Enhanced spatial processing of local visual details has been reported in individuals with autism spectrum conditions (ASC), and crowding is postulated to be a mechanism that may produce this ability. However, evidence for atypical crowding in ASC is mixed, with some studies reporting a complete lack of crowding in autism and others reporting a typical magnitude of crowding between individuals with and without ASC. Here, we aim to disambiguate these conflicting results by testing both the magnitude and the spatial extent of crowding in individuals with ASC (N = 25) and age- and IQ-matched controls (N = 23) during an orientation discrimination task. We find a strong crowding effect in individuals with and without ASC, which falls off as the distance between target and flanker is increased. Both the magnitude and the spatial range of this effect were comparable between individuals with and without ASC. We also find typical (uncrowded) orientation discrimination thresholds in individuals with ASC. These findings suggest that the spatial extent of crowding is unremarkable in ASC, and is therefore unlikely to account for the visual symptoms reported in individuals with the diagnosis.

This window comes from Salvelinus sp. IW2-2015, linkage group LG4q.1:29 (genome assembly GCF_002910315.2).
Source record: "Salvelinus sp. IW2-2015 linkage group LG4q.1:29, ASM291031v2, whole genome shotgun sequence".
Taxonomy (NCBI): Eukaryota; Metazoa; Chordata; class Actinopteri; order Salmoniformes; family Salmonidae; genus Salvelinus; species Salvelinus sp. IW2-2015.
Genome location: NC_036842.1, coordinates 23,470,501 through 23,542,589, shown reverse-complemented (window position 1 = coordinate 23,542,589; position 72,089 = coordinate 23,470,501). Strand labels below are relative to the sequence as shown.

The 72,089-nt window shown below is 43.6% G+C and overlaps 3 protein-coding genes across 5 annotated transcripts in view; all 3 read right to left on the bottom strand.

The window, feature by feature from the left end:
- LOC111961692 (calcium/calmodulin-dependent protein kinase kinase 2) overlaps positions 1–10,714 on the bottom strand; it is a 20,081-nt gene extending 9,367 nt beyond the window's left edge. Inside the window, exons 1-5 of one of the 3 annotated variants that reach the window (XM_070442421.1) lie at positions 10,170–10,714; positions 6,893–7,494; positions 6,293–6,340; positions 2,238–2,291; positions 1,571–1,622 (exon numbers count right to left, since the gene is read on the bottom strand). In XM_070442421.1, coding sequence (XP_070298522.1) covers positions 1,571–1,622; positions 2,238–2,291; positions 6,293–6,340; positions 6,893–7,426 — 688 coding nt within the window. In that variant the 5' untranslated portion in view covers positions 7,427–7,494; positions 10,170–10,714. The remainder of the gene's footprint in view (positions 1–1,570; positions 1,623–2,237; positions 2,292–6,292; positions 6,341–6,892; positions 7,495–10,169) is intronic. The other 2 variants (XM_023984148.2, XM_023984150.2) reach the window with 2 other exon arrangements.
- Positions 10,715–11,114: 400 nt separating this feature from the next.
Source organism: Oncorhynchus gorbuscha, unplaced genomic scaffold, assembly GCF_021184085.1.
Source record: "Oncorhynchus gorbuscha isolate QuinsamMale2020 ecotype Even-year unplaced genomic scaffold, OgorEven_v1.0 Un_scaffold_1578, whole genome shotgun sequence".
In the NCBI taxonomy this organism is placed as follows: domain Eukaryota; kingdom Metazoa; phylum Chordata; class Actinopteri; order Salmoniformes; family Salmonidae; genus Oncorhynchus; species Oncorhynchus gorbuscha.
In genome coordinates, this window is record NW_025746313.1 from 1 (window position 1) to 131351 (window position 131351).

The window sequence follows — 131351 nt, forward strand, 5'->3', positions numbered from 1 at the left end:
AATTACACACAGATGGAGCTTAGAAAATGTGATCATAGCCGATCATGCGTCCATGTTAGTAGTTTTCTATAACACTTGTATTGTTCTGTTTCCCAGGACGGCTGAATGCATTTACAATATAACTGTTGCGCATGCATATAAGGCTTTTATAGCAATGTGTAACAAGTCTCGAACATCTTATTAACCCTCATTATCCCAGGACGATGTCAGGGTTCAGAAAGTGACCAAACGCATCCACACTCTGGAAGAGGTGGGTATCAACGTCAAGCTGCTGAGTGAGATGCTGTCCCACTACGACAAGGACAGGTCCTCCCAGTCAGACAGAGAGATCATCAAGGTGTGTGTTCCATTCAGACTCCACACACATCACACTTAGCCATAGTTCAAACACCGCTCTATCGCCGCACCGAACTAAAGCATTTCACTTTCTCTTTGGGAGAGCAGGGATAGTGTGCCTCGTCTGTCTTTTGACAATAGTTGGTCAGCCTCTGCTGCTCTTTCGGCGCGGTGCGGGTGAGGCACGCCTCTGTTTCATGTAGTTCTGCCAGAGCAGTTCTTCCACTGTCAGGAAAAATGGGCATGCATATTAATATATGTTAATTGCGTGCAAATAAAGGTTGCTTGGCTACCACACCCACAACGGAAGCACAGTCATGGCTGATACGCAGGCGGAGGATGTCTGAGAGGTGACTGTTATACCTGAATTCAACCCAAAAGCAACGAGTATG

In conclusion, we provide evidence for typical crowding in the peripheral visual fields of individuals with autism spectrum conditions. We find that the magnitude and spatial extent of crowding during a simple orientation discrimination paradigm in individuals with ASC are strong and indistinguishable from age- and IQ-matched controls. We also provide evidence of typical cardinal orientation discrimination in the condition. In sum, these results suggest that crowding is unlikely to drive the atypical spatial processing of visual information reported in ASC.